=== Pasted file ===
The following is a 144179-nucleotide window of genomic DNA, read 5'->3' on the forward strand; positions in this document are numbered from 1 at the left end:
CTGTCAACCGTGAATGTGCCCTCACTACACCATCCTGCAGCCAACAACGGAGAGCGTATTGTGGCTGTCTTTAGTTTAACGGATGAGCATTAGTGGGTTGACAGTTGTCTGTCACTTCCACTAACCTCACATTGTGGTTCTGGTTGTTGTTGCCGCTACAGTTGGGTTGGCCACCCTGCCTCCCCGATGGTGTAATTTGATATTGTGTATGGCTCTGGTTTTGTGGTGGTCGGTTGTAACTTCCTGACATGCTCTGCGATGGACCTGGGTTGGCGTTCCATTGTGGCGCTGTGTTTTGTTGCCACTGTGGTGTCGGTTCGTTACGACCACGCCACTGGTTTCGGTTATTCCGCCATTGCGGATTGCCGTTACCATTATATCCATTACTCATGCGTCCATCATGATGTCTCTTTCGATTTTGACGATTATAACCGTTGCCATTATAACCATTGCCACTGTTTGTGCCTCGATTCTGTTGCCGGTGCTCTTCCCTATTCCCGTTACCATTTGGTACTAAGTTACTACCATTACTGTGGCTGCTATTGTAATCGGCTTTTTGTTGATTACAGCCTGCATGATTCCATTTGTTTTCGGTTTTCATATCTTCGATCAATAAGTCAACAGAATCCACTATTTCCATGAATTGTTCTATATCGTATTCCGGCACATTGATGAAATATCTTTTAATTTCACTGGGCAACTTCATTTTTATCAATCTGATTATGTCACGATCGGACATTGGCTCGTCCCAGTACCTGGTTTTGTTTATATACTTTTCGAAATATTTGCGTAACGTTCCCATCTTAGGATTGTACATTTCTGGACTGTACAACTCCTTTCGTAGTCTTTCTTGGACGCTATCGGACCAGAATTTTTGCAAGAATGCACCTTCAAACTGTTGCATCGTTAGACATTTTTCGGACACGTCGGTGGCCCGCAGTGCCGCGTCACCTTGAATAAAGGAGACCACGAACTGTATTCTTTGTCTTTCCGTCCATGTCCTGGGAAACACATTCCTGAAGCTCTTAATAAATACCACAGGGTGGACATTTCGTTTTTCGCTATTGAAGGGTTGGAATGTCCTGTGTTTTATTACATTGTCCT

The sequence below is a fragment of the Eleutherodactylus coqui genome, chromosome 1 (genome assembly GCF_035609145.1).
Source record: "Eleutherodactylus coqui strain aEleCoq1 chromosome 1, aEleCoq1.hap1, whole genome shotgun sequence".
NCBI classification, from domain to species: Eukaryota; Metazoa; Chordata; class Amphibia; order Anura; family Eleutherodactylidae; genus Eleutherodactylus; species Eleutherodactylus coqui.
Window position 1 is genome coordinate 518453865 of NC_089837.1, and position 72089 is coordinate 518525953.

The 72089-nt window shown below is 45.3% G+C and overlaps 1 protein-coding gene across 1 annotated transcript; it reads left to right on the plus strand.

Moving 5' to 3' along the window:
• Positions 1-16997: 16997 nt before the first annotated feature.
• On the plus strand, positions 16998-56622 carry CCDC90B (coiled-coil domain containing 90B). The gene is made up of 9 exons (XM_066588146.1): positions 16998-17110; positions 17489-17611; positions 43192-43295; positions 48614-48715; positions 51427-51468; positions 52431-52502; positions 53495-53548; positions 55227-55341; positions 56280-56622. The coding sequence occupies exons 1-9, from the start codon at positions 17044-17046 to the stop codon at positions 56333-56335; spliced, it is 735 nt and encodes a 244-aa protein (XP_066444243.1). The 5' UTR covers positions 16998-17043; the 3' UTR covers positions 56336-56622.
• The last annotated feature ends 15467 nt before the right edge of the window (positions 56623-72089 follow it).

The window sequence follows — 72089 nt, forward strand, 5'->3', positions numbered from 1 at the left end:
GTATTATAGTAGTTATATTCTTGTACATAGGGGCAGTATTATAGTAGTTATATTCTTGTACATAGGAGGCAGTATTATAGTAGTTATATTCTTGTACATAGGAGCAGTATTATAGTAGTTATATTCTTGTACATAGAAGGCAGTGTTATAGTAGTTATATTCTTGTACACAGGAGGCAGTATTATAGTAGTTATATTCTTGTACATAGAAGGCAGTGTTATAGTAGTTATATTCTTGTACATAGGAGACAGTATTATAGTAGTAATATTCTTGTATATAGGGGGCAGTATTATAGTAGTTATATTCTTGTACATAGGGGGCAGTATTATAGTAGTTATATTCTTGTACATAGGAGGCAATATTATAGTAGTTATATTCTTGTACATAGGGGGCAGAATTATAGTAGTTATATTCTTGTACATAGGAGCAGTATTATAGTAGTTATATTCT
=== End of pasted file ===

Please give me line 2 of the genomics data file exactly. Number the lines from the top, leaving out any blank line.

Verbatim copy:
CTGTCAACCGTGAATGTGCCCTCACTACACCATCCTGCAGCCAACAACGGAGAGCGTATTGTGGCTGTCTTTAGTTTAACGGATGAGCATTAGTGGGTTGACAGTTGTCTGTCACTTCCACTAACCTCACATTGTGGTTCTGGTTGTTGTTGCCGCTACAGTTGGGTTGGCCACCCTGCCTCCCCGATGGTGTAATTTGATATTGTGTATGGCTCTGGTTTTGTGGTGGTCGGTTGTAACTTCCTGACATGCTCTGCGATGGACCTGGGTTGGCGTTCCATTGTGGCGCTGTGTTTTGTTGCCACTGTGGTGTCGGTTCGTTACGACCACGCCACTGGTTTCGGTTATTCCGCCATTGCGGATTGCCGTTACCATTATATCCATTACTCATGCGTCCATCATGATGTCTCTTTCGATTTTGACGATTATAACCGTTGCCATTATAACCATTGCCACTGTTTGTGCCTCGATTCTGTTGCCGGTGCTCTTCCCTATTCCCGTTACCATTTGGTACTAAGTTACTACCATTACTGTGGCTGCTATTGTAATCGGCTTTTTGTTGATTACAGCCTGCATGATTCCATTTGTTTTCGGTTTTCATATCTTCGATCAATAAGTCAACAGAATCCACTATTTCCATGAATTGTTCTATATCGTATTCCGGCACATTGATGAAATATCTTTTAATTTCACTGGGCAACTTCATTTTTATCAATCTGATTATGTCACGATCGGACATTGGCTCGTCCCAGTACCTGGTTTTGTTTATATACTTTTCGAAATATTTGCGTAACGTTCCCATCTTAGGATTGTACATTTCTGGACTGTACAACTCCTTTCGTAGTCTTTCTTGGACGCTATCGGACCAGAATTTTTGCAAGAATGCACCTTCAAACTGTTGCATCGTTAGACATTTTTCGGACACGTCGGTGGCCCGCAGTGCCGCGTCACCTTGAATAAAGGAGACCACGAACTGTATTCTTTGTCTTTCCGTCCATGTCCTGGGAAACACATTCCTGAAGCTCTTAATAAATACCACAGGGTGGACATTTCGTTTTTCGCTATTGAAGGGTTGGAATGTCCTGTGTTTTATTACATTGTCCT